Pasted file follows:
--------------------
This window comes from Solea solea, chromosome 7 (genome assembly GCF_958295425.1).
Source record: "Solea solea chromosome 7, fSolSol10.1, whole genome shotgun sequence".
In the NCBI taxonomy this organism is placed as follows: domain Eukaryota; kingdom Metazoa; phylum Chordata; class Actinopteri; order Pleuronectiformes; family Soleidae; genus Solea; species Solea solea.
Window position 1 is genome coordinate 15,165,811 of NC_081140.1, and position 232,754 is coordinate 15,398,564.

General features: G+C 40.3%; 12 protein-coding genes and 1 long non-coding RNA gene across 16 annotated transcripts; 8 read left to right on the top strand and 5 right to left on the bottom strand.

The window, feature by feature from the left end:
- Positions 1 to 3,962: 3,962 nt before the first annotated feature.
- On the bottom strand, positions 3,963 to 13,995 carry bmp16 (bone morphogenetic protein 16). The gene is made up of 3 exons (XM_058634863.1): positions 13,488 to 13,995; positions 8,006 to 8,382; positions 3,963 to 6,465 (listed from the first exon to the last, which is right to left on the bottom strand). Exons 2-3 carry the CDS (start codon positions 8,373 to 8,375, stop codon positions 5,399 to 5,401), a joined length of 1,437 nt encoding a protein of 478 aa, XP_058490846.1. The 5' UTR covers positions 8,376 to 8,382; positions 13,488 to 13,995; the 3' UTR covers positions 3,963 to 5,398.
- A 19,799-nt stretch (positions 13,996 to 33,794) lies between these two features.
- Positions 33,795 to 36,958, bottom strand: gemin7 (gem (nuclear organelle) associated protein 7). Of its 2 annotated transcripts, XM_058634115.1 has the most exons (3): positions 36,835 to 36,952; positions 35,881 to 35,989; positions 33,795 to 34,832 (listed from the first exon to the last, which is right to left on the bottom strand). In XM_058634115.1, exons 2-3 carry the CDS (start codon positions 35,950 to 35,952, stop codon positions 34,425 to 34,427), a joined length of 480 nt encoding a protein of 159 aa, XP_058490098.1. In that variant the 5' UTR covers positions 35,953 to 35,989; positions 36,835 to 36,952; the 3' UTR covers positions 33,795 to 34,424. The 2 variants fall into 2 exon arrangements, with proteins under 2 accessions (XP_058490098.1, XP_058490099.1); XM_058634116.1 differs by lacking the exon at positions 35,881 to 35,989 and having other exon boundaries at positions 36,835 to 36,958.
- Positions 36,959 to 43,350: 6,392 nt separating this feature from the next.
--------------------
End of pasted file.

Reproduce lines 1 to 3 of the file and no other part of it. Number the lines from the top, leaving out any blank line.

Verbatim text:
This window comes from Solea solea, chromosome 7 (genome assembly GCF_958295425.1).
Source record: "Solea solea chromosome 7, fSolSol10.1, whole genome shotgun sequence".
In the NCBI taxonomy this organism is placed as follows: domain Eukaryota; kingdom Metazoa; phylum Chordata; class Actinopteri; order Pleuronectiformes; family Soleidae; genus Solea; species Solea solea.